In another medical first for South Africa, a doctor and his team at Tygerberg Hospital in Cape Town have performed an innovative skin transplant technique (twice) that could curb the prohibitive costs of treating severe burn survivors in the public health system.
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According to Dr Wayne Kleintjes, the pioneer of this procedure and head of the adult burns unit at Tygerberg Hospital, a strip of conventionally cultured transplant skin measuring 7-10 centimetres cost about R70 000 in 2014.
When treating survivors with burns on over 40% of their total body area surface, the price of the procedure becomes problematic.
The technical method of the procedure is the innovative part. It has a lot of similarities with the basic autograft skin transplant. The conventional technique has prohibitive costs and is mostly used in first world countries and we've simplified it quite dramatically.— Dr Wayne Kleintjes
Dr Wayne Kleintjes shows the results of his groundbreaking skin transplant technique. Picture: EWN/Monique Mortlock.
How it works:
Klientjes says the procedure involves a composite cell growth process. A form of autografting or own-skin transplant; the skin tissue is removed from the patient, cut up into smaller cells and grown for 14 days. Once the skin cells have reproduced themselves, the skin is then transplanted back onto the patients body.
We’ve simplified the technique by restricting the use of different kinds of skin tissues and only use the patient’s tissue.— Dr Wayne Kleintjes
There are different kinds of skin grafting procedures to transplant skin cells. Here are two popular existing procedures:
1. Allografting is the use of another person’s skin in a transplant procedure.
2. Xenografting refers to the use of skin from other species such a pig’s skin, but is not entirely biologically safe.
These two skin transplant techniques are only temporary skin covers and have a high rejection rate post-procedure.
What makes it different:
The procedure differs from other standard skin culture techniques in its affordability, biological safety and comparative simplicity.
The procedure cost the hospital a fraction of the fees associated with Epicel Cultured Epidermal Autograft (CEA), the conventional autograft technique.
In the case of the first patient treated using the procedure, the CEA would have costs R1.8 million to cover the burn wounds; instead the total expenses only amounted to R995.
In the case of the second patient, much older and with more surface area to cover, the costs incurred amounted to R1 094.
Kleintjes says that costs are reduced as there is no need for the use of expensive laboratory space, operating theatres, radiation facilities and other imported products or preparatory equipment.
No animal materials are used in the skin culture process, making it safer and more effective, according to Kleintjes.
Some autogafting materials such as CEA are cultured in laboratories in the US, and using other animal materials. Because of health hazards, an import ban was placed on CEA last year.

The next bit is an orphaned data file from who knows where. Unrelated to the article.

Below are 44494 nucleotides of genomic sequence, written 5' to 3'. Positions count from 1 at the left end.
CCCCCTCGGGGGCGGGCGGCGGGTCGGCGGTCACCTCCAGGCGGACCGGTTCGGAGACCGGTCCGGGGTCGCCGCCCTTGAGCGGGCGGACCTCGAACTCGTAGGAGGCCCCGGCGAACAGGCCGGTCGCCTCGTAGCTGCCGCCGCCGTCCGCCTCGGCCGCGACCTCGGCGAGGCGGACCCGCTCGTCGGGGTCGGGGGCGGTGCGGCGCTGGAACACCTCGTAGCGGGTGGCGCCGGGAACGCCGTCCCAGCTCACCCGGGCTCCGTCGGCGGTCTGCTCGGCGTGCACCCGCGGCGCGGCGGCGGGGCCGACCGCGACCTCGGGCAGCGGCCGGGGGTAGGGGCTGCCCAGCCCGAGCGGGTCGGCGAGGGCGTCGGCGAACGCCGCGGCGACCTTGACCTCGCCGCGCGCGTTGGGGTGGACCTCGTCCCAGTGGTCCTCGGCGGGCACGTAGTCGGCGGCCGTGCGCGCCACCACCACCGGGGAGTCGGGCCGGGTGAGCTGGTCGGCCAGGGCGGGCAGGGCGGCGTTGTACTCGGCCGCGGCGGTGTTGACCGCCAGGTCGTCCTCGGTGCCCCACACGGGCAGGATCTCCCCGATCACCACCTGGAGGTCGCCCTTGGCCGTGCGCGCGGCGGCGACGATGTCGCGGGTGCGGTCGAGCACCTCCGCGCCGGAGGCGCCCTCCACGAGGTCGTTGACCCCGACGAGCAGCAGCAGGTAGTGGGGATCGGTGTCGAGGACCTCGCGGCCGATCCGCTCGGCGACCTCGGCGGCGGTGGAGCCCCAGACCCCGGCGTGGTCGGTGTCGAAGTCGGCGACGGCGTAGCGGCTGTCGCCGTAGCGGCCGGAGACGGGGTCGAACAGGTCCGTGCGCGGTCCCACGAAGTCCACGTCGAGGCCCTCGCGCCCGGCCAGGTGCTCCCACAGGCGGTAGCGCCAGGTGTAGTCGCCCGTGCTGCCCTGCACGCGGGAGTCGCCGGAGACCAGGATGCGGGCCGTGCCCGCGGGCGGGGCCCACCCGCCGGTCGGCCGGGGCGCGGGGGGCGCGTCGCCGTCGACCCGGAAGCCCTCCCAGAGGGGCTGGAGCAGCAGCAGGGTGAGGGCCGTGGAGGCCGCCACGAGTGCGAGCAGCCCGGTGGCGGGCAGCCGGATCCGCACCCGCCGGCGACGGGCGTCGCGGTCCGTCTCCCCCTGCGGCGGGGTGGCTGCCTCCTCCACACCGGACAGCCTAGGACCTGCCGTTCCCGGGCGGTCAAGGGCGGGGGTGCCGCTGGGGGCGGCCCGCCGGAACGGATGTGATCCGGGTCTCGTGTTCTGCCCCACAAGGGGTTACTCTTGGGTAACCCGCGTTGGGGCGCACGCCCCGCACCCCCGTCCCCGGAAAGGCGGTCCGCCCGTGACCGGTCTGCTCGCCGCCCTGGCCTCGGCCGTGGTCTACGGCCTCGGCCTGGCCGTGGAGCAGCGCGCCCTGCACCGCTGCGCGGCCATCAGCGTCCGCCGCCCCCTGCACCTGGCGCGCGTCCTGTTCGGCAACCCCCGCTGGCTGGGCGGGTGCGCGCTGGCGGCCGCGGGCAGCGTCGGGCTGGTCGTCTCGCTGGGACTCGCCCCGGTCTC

Because of the reduced complication, patients have shorter stay in the hospitals, creating the potential for the state to treat more burn survivors.
The first success: A 16 year-old survivor's story
A 16 year-old boy, who suffered assault-related burns after his home was set alight in a petrol-bombing, was the motivation behind the new technique.
The young patient spent three months in the Intensive Care Unit (ICU) and weighed 19 kilograms at one point in his deteriorating state.
‘It took us two weeks to produce enough skin to cover his whole body. He was up in the Intensive Care Unit in a week and in the second week we moved him to the general ward.— Dr Wayne Kleintjes
The doctor says that they initially predicted a 75% successful graft rate, but three weeks into recovery they discovered 78% of the skin had taken and healed, a 6% improvement from what has been recorded in medical literature thus far.
Dr Kleintjes with the young recovering patient at Tygerberg Hospital's burn unit. Picture: EWN/Monique Mortlock.
When and how we can expect a roll out:
We will be very selective in using the technique and are looking at how we will apply it in our protocols. I have a sense that it will be reserve for patients with burn wounds of 40% or more.— Dr Wayne Kleintjes
Patent rights and research
Dr Kleintjes says that he cannot yet reveal all the details of the procedure until it is patented.
He and his team are in the process of legal negotiations for the rights to the procedure and he says wants to protect public health services and prevent the technique from being commercialised and sold back to them in future.
Kleintjes and his team also plan to submit their findings to the South African Medical Journal.
Accessibility in the public health sector
The Western Cape Health MEC Nomafrench Mbombo says that she is excited by this development and anticipates a positive response from those living in informal settlements; subject to more shack fires in winter months and lacking the funds for such treatment.
It promotes the access of this procedure. Poor people will be able to access this technique. In the Western Cape we have a lot of shack fires, and some of the patients with severe burn can be treated because of this new intervention.— Health MEC Nomafrench Mbombo
Listen to the full conversation on CapeTalk's John Maytham show: